You don’t need to invest in expensive products to protect, clean, or display your fine art or antiques. Since we all have to watch our pennies in today’s economy, here are some money-saving tips and little-known tricks to keep your antiques and artwork in tiptop shape.

Many of my audience members at my nationwide appraisal events have complained that white cloths and acid-free tissue paper, both staples for storing antiques and collectibles, are too expensive. Plain, white paper towels and plain coffee filters can, in some cases, be a cheap substitute.

One of the most time-saving, useful, and inexpensive items on the market is the coffee filter. A generic, white coffee filter can be used in many ways and helps antiques lovers preserve their heirlooms.


Sparkling Mirrors

When cleaning mirrors or chrome, a coffee filter will accept a mild cleaning solution (like one part white vinegar to two parts distilled water), and its lint-free construction will leave the mirror shining.

Always remember to dust your mirror’s surface first and then clean with a liquid solution. As with any cleaning process, be sure to remove all of the liquid from the surface of the antique mirror.

I have often advised clients and audience members that those circa-1960s foam-china separators are damaging your fine dinnerware. The old-fashioned foam separators can become discolored over time, give off gas and acidity, and stain your good china. 

To protect a set of fine china, try placing a piece of plain, white paper towel or a plain, white coffee filter (which is already circular-cut) between each china plate while in storage.

Coffee filters are strong enough to use when applying silver or brass polish. The other benefit of using them is that they won’t leave lint on your antique-silver serving tray like a cotton rag will.

And when you are finished polishing, just throw it away.


Vintage Textiles Reinforced

I really like the look of vintage textiles, needlepoint, and quilts, and I know many of you want to keep these aging treasures in good shape.

I fondly remember my Aunt Dorothy’s postwar-style kitchen with the red-and-white tiles, Blue Ridge china, and Formica table. She decorated cheerfully with brightly colored, printed café curtains and cotton tablecloths.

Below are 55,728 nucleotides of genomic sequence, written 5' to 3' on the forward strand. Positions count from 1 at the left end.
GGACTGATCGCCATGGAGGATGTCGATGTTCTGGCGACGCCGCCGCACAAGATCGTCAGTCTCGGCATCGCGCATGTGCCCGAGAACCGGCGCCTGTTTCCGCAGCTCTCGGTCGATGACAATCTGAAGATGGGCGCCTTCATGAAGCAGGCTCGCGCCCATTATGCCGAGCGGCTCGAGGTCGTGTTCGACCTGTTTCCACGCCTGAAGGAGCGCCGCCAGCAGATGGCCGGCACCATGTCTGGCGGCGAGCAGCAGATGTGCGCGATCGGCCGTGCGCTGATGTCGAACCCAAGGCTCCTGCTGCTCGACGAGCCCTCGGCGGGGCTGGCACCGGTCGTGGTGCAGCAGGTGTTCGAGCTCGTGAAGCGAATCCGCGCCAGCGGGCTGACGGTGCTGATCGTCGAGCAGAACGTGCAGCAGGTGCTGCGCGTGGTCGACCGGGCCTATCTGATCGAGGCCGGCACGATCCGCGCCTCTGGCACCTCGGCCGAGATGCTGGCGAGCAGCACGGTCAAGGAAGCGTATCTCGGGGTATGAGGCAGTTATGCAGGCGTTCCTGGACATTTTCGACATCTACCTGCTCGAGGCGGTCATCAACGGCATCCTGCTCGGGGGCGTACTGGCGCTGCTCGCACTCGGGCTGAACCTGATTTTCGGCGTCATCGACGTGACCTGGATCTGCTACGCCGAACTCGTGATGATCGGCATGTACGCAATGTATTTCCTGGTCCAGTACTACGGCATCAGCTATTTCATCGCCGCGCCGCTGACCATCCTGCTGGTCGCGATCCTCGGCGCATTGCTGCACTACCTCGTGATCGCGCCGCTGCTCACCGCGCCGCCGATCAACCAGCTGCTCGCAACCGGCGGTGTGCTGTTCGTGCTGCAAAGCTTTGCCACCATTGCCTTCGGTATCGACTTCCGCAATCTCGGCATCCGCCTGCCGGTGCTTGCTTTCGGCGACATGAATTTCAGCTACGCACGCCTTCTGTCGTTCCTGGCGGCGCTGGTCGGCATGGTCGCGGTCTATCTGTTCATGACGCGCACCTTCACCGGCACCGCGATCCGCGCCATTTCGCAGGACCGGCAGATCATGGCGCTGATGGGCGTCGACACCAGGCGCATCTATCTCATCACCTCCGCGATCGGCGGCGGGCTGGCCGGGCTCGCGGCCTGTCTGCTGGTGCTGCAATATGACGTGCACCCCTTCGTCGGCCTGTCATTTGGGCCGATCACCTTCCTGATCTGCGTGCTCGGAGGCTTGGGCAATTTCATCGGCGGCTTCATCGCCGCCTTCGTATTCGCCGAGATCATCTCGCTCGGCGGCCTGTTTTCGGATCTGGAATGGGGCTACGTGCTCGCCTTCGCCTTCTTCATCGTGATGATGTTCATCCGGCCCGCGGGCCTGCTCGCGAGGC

Instead of buying expensive bedsheets and pillowcases, she embroidered imagery onto plain, cotton pillowcases in the mid-1900s.

To pinch a penny, she used her sewing talent and her World War II-era ingenuity to reinforce the back of the curtains, pillowcases, table covers, and kitchen hand towels with sheets of paper towel or thin, cotton cloth.

By reinforcing the backside of these textiles, she extended their life — allowing me to enjoy them, even today. I’m grateful she kept them in such good shape, and it was easy to do with just some thrifty reinforcements.

For crafters, coffee filters and sheets of plain paper towel are cheap sources for cleaning and support backing. These materials are easy to tear for embroidery or appliqué of fabrics, too. 

Of course, this reinforcement solution should not be used on valuable antique quilts or historic samplers. When in doubt, consult a professional textile conservator.

You don’t have to spend a fortune to clean, store, and protect your antiques — you just have to think outside the storage box.


Dr. Lori Verderame is the award-winning Ph.D. antiques appraiser on History channel’s The Curse of Oak Island, about the world’s oldest treasure hunt. Dr. Lori offers free information about antiques appraisals and selling at and

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